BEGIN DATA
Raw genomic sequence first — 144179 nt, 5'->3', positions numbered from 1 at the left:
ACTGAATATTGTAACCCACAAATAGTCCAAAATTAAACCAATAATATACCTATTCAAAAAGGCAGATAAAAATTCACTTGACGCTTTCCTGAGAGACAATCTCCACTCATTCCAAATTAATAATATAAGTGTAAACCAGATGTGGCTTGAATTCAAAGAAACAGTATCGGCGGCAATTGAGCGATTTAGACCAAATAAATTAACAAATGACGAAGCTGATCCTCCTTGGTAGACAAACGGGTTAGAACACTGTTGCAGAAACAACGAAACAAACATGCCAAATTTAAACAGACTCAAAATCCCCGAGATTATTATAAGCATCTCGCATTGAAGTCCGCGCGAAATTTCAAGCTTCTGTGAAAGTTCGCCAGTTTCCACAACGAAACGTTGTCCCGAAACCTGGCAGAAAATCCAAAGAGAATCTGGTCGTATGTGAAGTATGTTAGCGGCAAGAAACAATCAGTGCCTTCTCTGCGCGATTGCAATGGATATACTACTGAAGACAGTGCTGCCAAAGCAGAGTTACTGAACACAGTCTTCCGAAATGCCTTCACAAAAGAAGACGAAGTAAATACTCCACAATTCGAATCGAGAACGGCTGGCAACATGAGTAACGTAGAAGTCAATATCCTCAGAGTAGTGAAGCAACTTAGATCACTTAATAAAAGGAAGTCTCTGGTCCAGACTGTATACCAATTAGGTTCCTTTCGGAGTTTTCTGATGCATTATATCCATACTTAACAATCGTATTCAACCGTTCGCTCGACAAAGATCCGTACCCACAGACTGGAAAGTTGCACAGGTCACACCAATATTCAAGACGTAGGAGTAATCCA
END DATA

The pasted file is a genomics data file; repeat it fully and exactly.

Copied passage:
Raw genomic sequence first — 144179 nt, 5'->3', positions numbered from 1 at the left:
ACTGAATATTGTAACCCACAAATAGTCCAAAATTAAACCAATAATATACCTATTCAAAAAGGCAGATAAAAATTCACTTGACGCTTTCCTGAGAGACAATCTCCACTCATTCCAAATTAATAATATAAGTGTAAACCAGATGTGGCTTGAATTCAAAGAAACAGTATCGGCGGCAATTGAGCGATTTAGACCAAATAAATTAACAAATGACGAAGCTGATCCTCCTTGGTAGACAAACGGGTTAGAACACTGTTGCAGAAACAACGAAACAAACATGCCAAATTTAAACAGACTCAAAATCCCCGAGATTATTATAAGCATCTCGCATTGAAGTCCGCGCGAAATTTCAAGCTTCTGTGAAAGTTCGCCAGTTTCCACAACGAAACGTTGTCCCGAAACCTGGCAGAAAATCCAAAGAGAATCTGGTCGTATGTGAAGTATGTTAGCGGCAAGAAACAATCAGTGCCTTCTCTGCGCGATTGCAATGGATATACTACTGAAGACAGTGCTGCCAAAGCAGAGTTACTGAACACAGTCTTCCGAAATGCCTTCACAAAAGAAGACGAAGTAAATACTCCACAATTCGAATCGAGAACGGCTGGCAACATGAGTAACGTAGAAGTCAATATCCTCAGAGTAGTGAAGCAACTTAGATCACTTAATAAAAGGAAGTCTCTGGTCCAGACTGTATACCAATTAGGTTCCTTTCGGAGTTTTCTGATGCATTATATCCATACTTAACAATCGTATTCAACCGTTCGCTCGACAAAGATCCGTACCCACAGACTGGAAAGTTGCACAGGTCACACCAATATTCAAGACGTAGGAGTAATCCA